December 10, 2013
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Living With HIV

 What's the Long-Term Effect of Living With HIV and Taking Meds?
When I was diagnosed with HIV in September 2012, I became very depressed. The community I come from is very negative about HIV. My family and friends don't know I'm positive because I prefer not to tell them. Now I have decided to start meds, but as years go by and I grow older, what will the effect of the meds be on me?

Nelson Vergel responds in the "Aging With HIV" forum

 Was Contracting HIV a Subconscious Suicide Attempt?
I have been living with schizophrenia since 1994. I stopped taking my mental health meds for a while and during that time I was very self-destructive and suicidal. I contracted HIV by drinking and having unprotected sex. Do you think this was a subconscious attempt to commit suicide and do you think my mental illness played a role?

David Fawcett, Ph.D., L.C.S.W., responds in the "Mental Health and HIV" forum

 Building an Organized Voice for U.S. Women Living With HIV
thumbnail image for blurb"I've always heard the statement, 'Nothing about us without us,'" recalls longtime HIV advocate Waheedah Shabazz-El; "We had the opportunity to make that statement come to life." Shabazz-El is a founding member of the Positive Women's Network of the United States of America (PWN-USA), which formed to build the strategic power of women living with HIV in the U.S. In this two-part talk, five founders recall the early days and chart PWN-USA's path forward.

 Coping With Life's Emotional and Financial Storms
thumbnail image for blurb"I have clothing to cover my back. I have food to fill my stomach. I HAVE my HEALTH even with the HIV in me," writes blogger Enrique Franco. "But, I am surrounded by a storm. So, what do I do? Like that little bird, I do nothing but just sit this storm out."

Mixed-Status Couples

 Could I Be an HIV Carrier Who's Testing Negative?
I recently found out my husband is HIV positive. He hadn't told me for the past three years. I've since tested negative twice, but the doctor says I might be a carrier since my husband is positive and I'm negative. Could this be true? Did I infect my husband?

Shannon R. Southall responds in the "Safe Sex and HIV Prevention" forum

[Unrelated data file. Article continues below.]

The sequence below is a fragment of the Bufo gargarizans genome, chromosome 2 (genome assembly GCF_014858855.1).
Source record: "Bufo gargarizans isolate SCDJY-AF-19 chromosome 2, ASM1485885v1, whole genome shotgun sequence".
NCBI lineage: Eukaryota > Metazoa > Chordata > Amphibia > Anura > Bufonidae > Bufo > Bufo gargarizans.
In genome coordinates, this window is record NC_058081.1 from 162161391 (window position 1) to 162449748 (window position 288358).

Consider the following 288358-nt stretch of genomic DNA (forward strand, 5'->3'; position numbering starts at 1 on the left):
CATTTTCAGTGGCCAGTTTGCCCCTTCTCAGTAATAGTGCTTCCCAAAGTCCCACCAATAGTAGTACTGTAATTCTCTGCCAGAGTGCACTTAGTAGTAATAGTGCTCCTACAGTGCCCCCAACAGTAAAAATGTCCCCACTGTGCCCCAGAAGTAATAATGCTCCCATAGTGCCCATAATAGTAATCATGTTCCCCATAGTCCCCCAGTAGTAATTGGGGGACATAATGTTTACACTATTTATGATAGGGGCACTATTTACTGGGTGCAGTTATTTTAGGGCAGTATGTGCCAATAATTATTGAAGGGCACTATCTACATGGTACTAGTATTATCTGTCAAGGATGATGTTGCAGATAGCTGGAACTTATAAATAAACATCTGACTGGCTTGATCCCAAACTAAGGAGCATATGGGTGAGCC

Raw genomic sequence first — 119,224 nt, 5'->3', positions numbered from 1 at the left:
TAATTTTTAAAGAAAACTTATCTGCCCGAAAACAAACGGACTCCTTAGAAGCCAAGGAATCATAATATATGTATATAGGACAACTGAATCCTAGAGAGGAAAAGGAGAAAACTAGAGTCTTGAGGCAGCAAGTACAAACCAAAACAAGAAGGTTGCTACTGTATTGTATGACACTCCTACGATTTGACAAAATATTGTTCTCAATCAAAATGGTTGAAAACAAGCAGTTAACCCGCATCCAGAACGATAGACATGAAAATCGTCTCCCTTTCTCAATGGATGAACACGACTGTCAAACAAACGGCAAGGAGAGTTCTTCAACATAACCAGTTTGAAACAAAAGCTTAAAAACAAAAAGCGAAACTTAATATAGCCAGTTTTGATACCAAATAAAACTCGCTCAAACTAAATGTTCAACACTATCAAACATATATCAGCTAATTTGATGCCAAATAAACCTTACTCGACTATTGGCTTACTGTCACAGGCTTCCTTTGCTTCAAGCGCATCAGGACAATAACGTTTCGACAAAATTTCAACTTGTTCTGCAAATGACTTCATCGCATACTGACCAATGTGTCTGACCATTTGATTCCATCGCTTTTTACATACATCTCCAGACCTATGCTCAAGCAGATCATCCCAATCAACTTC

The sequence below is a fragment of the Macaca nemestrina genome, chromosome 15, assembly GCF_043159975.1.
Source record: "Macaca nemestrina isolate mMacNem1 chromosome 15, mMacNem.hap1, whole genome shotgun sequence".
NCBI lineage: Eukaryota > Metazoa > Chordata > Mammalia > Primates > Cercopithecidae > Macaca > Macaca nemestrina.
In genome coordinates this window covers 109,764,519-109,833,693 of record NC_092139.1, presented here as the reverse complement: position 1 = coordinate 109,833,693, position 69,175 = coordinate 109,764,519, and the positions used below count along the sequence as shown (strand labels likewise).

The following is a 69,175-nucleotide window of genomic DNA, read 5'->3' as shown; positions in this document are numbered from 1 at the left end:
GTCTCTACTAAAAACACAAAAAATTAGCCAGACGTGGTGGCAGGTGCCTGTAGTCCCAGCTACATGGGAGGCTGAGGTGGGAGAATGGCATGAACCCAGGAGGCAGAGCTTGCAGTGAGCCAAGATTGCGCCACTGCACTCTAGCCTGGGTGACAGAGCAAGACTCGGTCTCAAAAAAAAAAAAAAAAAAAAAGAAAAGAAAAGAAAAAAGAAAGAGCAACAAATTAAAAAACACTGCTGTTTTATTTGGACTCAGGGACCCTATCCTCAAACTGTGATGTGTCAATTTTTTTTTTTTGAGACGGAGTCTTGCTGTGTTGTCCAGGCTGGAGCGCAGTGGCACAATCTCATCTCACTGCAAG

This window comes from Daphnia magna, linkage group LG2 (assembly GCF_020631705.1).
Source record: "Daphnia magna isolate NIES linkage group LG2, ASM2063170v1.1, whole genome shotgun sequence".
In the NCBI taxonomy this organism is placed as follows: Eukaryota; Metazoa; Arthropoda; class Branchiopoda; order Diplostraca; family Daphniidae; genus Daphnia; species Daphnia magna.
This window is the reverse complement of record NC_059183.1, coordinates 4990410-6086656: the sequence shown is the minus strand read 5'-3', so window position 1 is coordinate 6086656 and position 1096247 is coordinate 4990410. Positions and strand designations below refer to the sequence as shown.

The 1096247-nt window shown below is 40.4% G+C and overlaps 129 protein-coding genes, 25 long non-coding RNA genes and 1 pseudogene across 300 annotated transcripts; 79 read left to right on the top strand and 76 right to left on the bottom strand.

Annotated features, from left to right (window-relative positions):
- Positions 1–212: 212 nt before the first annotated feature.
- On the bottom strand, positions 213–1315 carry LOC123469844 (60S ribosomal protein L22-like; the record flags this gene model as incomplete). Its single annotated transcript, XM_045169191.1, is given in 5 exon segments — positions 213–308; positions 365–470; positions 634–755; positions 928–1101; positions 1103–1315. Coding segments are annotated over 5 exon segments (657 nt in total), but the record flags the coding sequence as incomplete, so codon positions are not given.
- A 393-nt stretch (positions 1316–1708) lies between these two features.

Understanding Viral Load (Video)
Suppressing the virus to "undetectable" levels has long played a key role in maintaining the health of people with HIV -- and recent research shows it can also dramatically cut HIV transmission risk. Find out how and get the facts in this video from BETA.

Insurance, Workplace & Legal Concerns

 How Do Copays Work Under FEHB Insurance?
I was recently married and am now able to include my partner in my FEHB (Federal Employees Health Benefits) insurance coverage. When comparing plans for open enrollment, can I assume that the copay information provided for brand name prescription medications will also apply to his HIV medication?

Jacques Chambers, C.L.U., responds in the "Workplace and Insurance Issues" forum

 Activists Condemn Gilead for Exorbitant Price of Their New Hepatitis C Drug
thumbnail image for blurbWhile the Fair Pricing Coalition believes that all hepatitis C drugs are priced too high, this coalition of HIV and viral hepatitis treatment activists is especially dismayed by the high-five-figure cost for a 12-week course of the promising new drug Sovaldi (sofosbuvir).

Join the Conversation

SEL (From California) on "10 HIV/AIDS Stories That Defined 2013 in the U.S."

"While having HIV is certainly no crime, it is a crime to put someone at risk when you know you have it. It is a crime to bite or spit on someone when you know you are infected. All you have to do is ask yourself if you would want someone to do those things to you. I think not. While there are some very responsible and highly ethical HIV-positive people, the converse is also true, so these laws need to remain in place. More important, we all need to be tested and practice low-risk protected sexual acts. Some sex acts are too risky to be practiced and I wish this issue would be brought to the forefront."

Read the rest of this comment and join the discussion on this article!

HIV/AIDS Treatment

 Should I Switch My Meds to Simplify My Regimen?
I have been taking Sustiva (efavirenz, Stocrin), Lexiva (fosamprenavir, Telzir), Epzicom (abacavir/3TC, Kivexa) and Norvir (ritonavir) for years now. My new doctor wants to switch my regimen to an integrase inhibitor to simplify my regimen and remove the protease inhibitor. Should I switch even though I've been doing well on my current regimen?

Benjamin Young, M.D., Ph.D., responds in the "Choosing Your Meds" forum

 Can I Take All My Meds at the Same Time?